But what I like the most about vinyl is the artwork. It’s much larger, bolder and overall nicer to look at than the tiny renditions squeezed onto a CD booklet. For example, the artwork on the CD version of The Grand Wazoo is cramped and compressed, but on the vinyl version’s cover you can see much more amusing, Sergio Aragones-esque detail.

So for hi-fi newbies, there is no need to throw out your CD collection. If you’re looking to start a vinyl collection, a good place to start first would be a local thrift or charity store. The records are usually incredibly cheap, but the drawback is the selection (hope you like Barbara Streisand or Herb Alpert and the Tijuana Brass!) and the physical condition of the records is often quite poor. But at around a buck a pop, its not a huge loss if you take one home and find it unplayably damaged. Within all the crap, there are hidden gems at these stores; recently I got the first two volumes of The Beethoven Bicentennial Collection (by Deutsche Grammophon) for 20 bucks. It includes all 9 of his symphonies and were in great condition.

More debate and discussion on Vinyl vs CD from Google Answers

My current system and how I got there

Thursday, September 2nd, 2010

I first got into hi-fi in my senior year of high school. I had already been a bit of a video/home theater geek, so the extension came pretty naturally. My first setup was some hulking Aiwa minisystem and a Denon automatic turntable. I soon decided that the Aiwa’s onboard CD player was woefully inadequate so I hooked up some cheap Hitachi DVD player that had a 24/96 upsampling DAC (pardon my jargon so early in a beginner blog!) and used that to play discs. Overall, the sound probably wasn’t that bad, but in my mind it was still nowhere near hi-fi.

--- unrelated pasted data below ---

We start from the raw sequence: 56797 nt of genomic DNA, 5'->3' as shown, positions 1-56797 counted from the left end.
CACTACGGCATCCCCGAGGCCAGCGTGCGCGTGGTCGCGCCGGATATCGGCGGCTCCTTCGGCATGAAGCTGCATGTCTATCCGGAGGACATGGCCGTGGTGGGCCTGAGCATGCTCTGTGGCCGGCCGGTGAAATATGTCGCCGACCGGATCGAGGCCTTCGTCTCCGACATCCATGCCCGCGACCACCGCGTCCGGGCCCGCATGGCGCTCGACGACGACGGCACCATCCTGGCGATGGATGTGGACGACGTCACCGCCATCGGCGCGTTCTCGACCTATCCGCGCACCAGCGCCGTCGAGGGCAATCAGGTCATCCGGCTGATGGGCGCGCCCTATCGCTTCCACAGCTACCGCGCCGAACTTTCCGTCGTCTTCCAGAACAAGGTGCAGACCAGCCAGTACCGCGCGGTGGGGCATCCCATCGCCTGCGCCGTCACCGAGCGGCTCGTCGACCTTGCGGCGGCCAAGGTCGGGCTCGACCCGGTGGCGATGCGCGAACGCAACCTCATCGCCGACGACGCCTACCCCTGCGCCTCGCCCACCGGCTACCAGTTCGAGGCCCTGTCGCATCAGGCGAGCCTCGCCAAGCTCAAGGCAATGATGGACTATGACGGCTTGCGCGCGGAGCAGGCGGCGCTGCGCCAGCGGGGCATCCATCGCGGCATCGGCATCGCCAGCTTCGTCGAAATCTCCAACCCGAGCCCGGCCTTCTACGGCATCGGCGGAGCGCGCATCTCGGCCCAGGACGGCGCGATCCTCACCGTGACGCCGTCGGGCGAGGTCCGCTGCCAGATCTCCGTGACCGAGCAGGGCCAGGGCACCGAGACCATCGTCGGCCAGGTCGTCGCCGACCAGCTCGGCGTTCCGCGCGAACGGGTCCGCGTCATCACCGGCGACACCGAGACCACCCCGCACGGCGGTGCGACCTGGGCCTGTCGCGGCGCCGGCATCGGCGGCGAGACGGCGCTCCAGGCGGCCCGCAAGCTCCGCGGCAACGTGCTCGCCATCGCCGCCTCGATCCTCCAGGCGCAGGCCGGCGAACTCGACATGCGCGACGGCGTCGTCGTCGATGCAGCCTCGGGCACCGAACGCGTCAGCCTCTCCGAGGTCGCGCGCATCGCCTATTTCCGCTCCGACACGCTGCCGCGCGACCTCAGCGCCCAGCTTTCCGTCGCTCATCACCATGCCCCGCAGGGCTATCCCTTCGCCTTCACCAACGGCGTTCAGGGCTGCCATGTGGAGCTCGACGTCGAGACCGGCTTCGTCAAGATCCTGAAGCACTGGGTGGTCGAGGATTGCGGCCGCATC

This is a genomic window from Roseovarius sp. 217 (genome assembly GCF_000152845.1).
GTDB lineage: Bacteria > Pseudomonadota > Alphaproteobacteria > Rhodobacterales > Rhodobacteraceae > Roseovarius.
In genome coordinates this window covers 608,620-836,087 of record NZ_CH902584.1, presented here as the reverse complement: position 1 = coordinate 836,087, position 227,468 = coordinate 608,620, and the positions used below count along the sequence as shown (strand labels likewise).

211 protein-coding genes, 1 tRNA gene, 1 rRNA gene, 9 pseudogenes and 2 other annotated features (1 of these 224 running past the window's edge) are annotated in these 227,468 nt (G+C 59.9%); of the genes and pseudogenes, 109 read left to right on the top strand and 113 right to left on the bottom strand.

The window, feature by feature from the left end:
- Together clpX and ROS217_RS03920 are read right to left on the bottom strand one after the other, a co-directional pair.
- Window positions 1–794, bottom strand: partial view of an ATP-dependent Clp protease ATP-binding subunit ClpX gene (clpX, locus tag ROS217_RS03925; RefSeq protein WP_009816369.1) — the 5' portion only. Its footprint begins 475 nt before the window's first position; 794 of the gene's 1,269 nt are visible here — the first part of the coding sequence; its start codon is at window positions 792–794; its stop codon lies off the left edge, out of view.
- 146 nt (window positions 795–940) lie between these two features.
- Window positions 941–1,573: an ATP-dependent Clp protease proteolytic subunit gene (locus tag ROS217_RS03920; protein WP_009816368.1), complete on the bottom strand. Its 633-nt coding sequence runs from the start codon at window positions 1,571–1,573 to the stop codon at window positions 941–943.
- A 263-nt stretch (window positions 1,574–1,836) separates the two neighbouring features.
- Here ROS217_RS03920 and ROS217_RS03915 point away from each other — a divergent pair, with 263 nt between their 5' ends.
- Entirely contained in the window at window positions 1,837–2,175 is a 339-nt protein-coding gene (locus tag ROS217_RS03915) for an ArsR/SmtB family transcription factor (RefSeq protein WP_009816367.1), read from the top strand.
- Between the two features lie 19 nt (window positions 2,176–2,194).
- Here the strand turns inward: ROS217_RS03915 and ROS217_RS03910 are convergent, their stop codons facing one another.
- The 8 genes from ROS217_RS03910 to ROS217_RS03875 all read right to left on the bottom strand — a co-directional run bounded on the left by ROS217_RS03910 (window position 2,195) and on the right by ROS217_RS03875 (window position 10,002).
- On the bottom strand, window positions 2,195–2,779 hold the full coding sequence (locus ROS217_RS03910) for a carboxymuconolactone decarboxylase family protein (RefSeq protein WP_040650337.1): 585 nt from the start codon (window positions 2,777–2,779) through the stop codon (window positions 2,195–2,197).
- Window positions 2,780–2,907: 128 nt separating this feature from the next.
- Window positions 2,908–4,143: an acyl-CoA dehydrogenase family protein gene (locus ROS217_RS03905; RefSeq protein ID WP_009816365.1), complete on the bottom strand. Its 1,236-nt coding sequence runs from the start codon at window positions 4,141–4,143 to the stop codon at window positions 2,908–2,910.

I eventually saved up enough to replace the weakest link in my system – the speakers. I went to the area hi-fi store and after laying out my budget and requirements, he left me alone in a listening room to A/B compare two candidates. I settled on the Energy C-1, a neat little pair of bookshelf speakers that I still use to this day. That summer after graduation, I managed to get my first full time job that I held for a few months before I started college. Instead of saving my money wisely, I went kinda nuts and put most of my earnings into building my system. The ugly, cheap minisystem I had used as an amp was replaced by a NAD C320BEE , the Denon was put away for a Pro-Ject Debut II, and the DVD was put back to DVD playing duties to be replaced by a Sony SACD changer.

Save for a few cable changes and vibration isolation tweaks, my system has remained mostly the same since then. And i’m pleased with the sound…mostly. There’s a lot more that can be done. My next big purchase will be speakers, which I feel are always the weakest link in any system. The Energys have served me well over the years, but it’s time to move up to floorstanders, mostly for the better overall frequency response, but also cause they look cooler! I’m thinking of the Polk Audio TSi400 , as it is nearest to my budget right now. When and if I get them, i’ll be sure to post a review.

It’s interesting to note that nearly every piece of equipment in my system is no longer manufactured. For example, the entry level NAD integrated amp is now the NAD C326BEE which is practically the same as mine performance-wise but has additional features like a line-in jack on the front for MP3 player hookup and a subwoofer connector.

Here’s a couple pics of how my system looks now (yes, my listening room is really bare right now, i’ll fix it, I promise!):

Full list of equipment used:

Amplifier – NAD C320BEE

Turntable – Pro-Ject Debut II

Phono Preamp – NAD PP-2

CD/SACD Player – Sony SCD-CE595

Speakers – Energy C-1

Vibration control – Vibrapods (under turntable), Vibrapod Cones (under SACD)